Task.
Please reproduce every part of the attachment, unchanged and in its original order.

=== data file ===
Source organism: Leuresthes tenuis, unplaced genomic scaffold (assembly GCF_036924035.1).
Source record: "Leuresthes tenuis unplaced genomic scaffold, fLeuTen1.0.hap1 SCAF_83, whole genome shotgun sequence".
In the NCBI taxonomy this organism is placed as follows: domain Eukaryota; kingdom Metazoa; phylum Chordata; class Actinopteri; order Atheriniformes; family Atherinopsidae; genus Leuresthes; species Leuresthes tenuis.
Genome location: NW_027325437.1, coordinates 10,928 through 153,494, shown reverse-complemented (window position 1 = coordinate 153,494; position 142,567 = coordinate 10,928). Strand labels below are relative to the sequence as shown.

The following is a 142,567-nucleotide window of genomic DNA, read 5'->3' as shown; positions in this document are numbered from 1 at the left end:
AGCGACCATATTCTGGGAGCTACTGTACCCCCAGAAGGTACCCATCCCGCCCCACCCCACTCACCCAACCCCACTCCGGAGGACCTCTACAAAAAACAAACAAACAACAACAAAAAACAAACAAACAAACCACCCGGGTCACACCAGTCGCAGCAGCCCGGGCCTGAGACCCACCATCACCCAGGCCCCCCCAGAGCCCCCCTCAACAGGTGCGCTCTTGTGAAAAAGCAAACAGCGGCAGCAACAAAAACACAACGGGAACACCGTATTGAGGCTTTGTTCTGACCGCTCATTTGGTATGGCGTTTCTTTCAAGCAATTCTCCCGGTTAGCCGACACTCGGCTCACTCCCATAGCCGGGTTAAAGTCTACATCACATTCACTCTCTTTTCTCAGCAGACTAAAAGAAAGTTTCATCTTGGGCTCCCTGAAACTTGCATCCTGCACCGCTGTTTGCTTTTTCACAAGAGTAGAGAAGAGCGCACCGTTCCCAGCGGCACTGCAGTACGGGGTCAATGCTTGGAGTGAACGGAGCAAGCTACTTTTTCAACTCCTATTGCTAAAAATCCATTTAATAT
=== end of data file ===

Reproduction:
Source organism: Leuresthes tenuis, unplaced genomic scaffold (assembly GCF_036924035.1).
Source record: "Leuresthes tenuis unplaced genomic scaffold, fLeuTen1.0.hap1 SCAF_83, whole genome shotgun sequence".
In the NCBI taxonomy this organism is placed as follows: domain Eukaryota; kingdom Metazoa; phylum Chordata; class Actinopteri; order Atheriniformes; family Atherinopsidae; genus Leuresthes; species Leuresthes tenuis.
Genome location: NW_027325437.1, coordinates 10,928 through 153,494, shown reverse-complemented (window position 1 = coordinate 153,494; position 142,567 = coordinate 10,928). Strand labels below are relative to the sequence as shown.

The following is a 142,567-nucleotide window of genomic DNA, read 5'->3' as shown; positions in this document are numbered from 1 at the left end:
AGCGACCATATTCTGGGAGCTACTGTACCCCCAGAAGGTACCCATCCCGCCCCACCCCACTCACCCAACCCCACTCCGGAGGACCTCTACAAAAAACAAACAAACAACAACAAAAAACAAACAAACAAACCACCCGGGTCACACCAGTCGCAGCAGCCCGGGCCTGAGACCCACCATCACCCAGGCCCCCCCAGAGCCCCCCTCAACAGGTGCGCTCTTGTGAAAAAGCAAACAGCGGCAGCAACAAAAACACAACGGGAACACCGTATTGAGGCTTTGTTCTGACCGCTCATTTGGTATGGCGTTTCTTTCAAGCAATTCTCCCGGTTAGCCGACACTCGGCTCACTCCCATAGCCGGGTTAAAGTCTACATCACATTCACTCTCTTTTCTCAGCAGACTAAAAGAAAGTTTCATCTTGGGCTCCCTGAAACTTGCATCCTGCACCGCTGTTTGCTTTTTCACAAGAGTAGAGAAGAGCGCACCGTTCCCAGCGGCACTGCAGTACGGGGTCAATGCTTGGAGTGAACGGAGCAAGCTACTTTTTCAACTCCTATTGCTAAAAATCCATTTAATAT